Magnificent Maxwell’s double century secures Australia’s Cricket World Cup semifinal clash with Proteas
Australia are set to meet South Africa in the Cricket World Cup semifinals after a stunning double century from Glenn Maxwell secured their place in the last four.
Glenn Maxwell fought through cramps to smash an unbeaten 201 off 128 balls, single-handedly guiding Australia to an improbable three-wicket win over Afghanistan in a World Cup match on Tuesday and sealing the team’s spot in the semifinals.
Afghanistan appeared set for a famous victory against five-time champions Australia at the floodlit Wankhede Stadium in Mumbai, reducing them to 91 for seven wickets after setting them a victory target of 292.
But the Afghans then watched in disbelief as Maxwell launched an extraordinary counterattack. With captain Pat Cummins for company, Maxwell took Australia past Afghanistan’s total of 291 for five wickets with 19 balls to spare.
The right-handed batsman suffered cramps after going past his fourth hundred in the 50-over format but laboured on, cutting down on running between the wickets to manage the pain and relying more on big hits.
Maxwell hit 21 fours and 10 sixes during his knock — many of them on one leg. His last six sealed the victory and brought up his double century.
“Horrific, I feel shocking,” said Maxwell. “It was quite hot when we were fielding, I haven’t done a whole lot of high-intensity exercise in the heat. It got a hold of me today, I was lucky to stick it out until the end.”
Cummins was unbeaten on 12 from 68 balls but, more importantly, added 202 for the unbroken eighth-wicket partnership.
Afghanistan held numerous meetings on the ground but were unable to find a way to dislodge Maxwell, who was dropped on 33 by Mujeeb Ur Rahman off Noor Ahmad’s bowling.
Maxwell was also adjudged out leg before wicket in the same over against Noor but the batsman successfully overturned the umpire’s decision on appeal.
“Really disappointed. Cricket is a funny game, it was unbelievable,” Afghanistan captain Hashmatullah Shahidi said.
“We were in the game. Our bowlers started really well; we dropped chances for the eighth wicket. Maxwell doesn’t stop, I have to give credit to him.”
Afghanistan seamers Naveen-ul-Haq and Azmatullah Omarzai struck early blows with the ball to reduce Australia to 49-4 after opening batsman Ibrahim Zadran’s maiden World Cup hundred helped Afghanistan post a competitive total.
With Steve Smith missing from the side due to a bout of vertigo, Australia did not seem to have the batting depth to chase down the target and Rashid Khan’s two quick strikes seemed to have all but sealed the match for Afghanistan.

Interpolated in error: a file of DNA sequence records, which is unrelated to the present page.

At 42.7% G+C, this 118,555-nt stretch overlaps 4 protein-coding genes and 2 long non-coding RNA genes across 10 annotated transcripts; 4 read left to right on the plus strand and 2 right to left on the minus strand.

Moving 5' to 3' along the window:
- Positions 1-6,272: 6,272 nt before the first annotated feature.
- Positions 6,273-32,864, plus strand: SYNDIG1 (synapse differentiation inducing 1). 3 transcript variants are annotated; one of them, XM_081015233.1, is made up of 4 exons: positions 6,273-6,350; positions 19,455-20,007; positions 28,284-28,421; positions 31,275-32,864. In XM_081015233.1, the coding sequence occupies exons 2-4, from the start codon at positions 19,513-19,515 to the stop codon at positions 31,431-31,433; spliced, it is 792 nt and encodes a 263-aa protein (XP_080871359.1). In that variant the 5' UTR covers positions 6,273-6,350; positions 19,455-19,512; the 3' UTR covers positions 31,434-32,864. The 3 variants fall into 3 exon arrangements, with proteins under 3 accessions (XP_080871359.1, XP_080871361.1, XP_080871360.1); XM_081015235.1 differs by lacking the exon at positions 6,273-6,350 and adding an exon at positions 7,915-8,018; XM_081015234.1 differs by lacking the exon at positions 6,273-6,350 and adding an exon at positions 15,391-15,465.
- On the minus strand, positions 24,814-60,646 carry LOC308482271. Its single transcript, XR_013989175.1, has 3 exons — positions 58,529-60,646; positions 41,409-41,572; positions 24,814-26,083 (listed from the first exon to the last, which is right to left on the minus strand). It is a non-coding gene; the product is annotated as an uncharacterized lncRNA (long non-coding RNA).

The victory took Australia to 12 points. They became the third team to reach the semifinals, with India and South Africa having already booked their spots.
Zadran anchored the Afghan innings earlier with an unbeaten 129 from 143 balls after the South Asian side won the toss and elected to bat. The 21-year-old Zadran’s fifth hundred in the 50-overs format was studded with eight fours and three sixes.
All-rounder Rashid smashed an unbeaten 35 off 18 balls with three sixes and two fours to provide Afghanistan with some quick runs towards the end.
‘Greatest ODI innings’
Cummins said he had witnessed the greatest innings in 50-over cricket.
“I think that’s the greatest ODI innings,” a beaming Cummins told reporters.
“We’re just chatting about it, all the players, and we’ve decided it’s one of those days where you just go, ‘I was there in the stadium the day Glenn Maxwell chased down that total by himself’.
“It’s just a one-man show. It’s just like, it looks so easy,” Cummins said.
“He still can’t move [because of cramp] and still manages to hit a six [over] the third man with reverse — he’s a freak, he hits into different areas, again, he makes it look so easy. And when you’re up against someone like that as a bowler, you just, you don’t have many options.”
Cummins said improving the net run rate was top of his mind when he walked out to join Maxwell at the crease and it was not until the final 20 minutes that he actually believed that Australia could win.
“When I went out there, I thought if we can somehow scratch the 200, our net run rate should be pretty good for the semis,” he said. “When Maxi got his 100, I kind of thought, ‘Wow, we’re within 120 or something’.
“And then I still thought, ‘No way.’ So, I reckon it wasn’t until the spinners were just about done and there was maybe 40 off 40 [balls] or something where I thought, ‘Okay, even if Maxie gets out here, I reckon the other guys can get it done.’” DM